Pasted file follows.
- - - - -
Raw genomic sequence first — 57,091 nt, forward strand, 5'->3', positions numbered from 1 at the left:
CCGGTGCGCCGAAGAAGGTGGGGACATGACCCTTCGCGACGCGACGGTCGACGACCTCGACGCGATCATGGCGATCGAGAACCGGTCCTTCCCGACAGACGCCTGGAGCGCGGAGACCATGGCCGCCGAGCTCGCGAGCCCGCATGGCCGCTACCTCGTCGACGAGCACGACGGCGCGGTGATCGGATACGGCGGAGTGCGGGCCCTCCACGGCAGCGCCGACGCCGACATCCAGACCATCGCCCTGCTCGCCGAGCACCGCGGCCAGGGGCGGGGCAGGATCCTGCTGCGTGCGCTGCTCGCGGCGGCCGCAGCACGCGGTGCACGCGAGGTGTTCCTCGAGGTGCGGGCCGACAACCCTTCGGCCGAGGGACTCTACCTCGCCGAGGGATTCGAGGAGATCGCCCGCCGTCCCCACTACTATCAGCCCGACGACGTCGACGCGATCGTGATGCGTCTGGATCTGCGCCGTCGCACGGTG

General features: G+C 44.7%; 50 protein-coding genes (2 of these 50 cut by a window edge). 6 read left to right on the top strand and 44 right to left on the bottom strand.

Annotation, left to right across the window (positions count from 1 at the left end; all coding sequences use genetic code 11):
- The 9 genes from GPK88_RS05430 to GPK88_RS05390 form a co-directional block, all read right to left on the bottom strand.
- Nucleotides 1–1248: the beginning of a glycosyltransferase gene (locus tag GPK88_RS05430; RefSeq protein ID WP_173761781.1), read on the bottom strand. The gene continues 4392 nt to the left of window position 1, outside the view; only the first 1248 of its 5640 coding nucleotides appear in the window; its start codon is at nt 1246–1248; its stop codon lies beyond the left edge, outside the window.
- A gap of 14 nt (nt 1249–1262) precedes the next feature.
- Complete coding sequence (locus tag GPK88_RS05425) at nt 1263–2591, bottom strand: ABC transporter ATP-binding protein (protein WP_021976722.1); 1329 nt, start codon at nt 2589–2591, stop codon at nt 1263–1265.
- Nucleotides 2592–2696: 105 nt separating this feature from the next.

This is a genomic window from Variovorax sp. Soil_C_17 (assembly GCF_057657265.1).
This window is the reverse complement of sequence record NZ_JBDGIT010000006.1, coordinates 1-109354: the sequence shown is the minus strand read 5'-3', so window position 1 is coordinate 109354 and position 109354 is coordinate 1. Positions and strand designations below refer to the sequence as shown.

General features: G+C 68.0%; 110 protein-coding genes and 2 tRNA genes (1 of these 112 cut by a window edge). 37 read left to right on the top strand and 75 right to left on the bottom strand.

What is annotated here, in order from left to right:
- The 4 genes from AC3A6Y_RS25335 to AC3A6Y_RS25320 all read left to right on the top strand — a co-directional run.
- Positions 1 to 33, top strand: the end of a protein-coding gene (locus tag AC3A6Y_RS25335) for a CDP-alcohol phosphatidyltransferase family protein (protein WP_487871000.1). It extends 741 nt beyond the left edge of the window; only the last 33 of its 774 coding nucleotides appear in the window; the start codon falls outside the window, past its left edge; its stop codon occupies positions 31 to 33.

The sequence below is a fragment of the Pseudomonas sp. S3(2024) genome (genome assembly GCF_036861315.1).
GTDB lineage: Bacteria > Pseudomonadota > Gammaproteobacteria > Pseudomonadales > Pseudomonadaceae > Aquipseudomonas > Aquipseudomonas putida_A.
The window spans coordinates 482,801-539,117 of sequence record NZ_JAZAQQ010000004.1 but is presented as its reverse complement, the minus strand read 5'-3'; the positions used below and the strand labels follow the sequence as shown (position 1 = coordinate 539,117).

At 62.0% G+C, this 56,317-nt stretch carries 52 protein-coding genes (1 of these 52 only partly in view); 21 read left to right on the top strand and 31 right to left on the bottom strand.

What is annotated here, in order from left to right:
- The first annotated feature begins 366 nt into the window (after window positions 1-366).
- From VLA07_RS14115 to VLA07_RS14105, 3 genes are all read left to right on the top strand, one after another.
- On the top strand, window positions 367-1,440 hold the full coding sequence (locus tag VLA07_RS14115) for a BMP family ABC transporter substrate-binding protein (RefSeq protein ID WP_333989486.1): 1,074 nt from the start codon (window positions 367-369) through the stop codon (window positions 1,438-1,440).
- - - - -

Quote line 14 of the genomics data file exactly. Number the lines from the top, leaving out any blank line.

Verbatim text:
- The 4 genes from AC3A6Y_RS25335 to AC3A6Y_RS25320 all read left to right on the top strand — a co-directional run.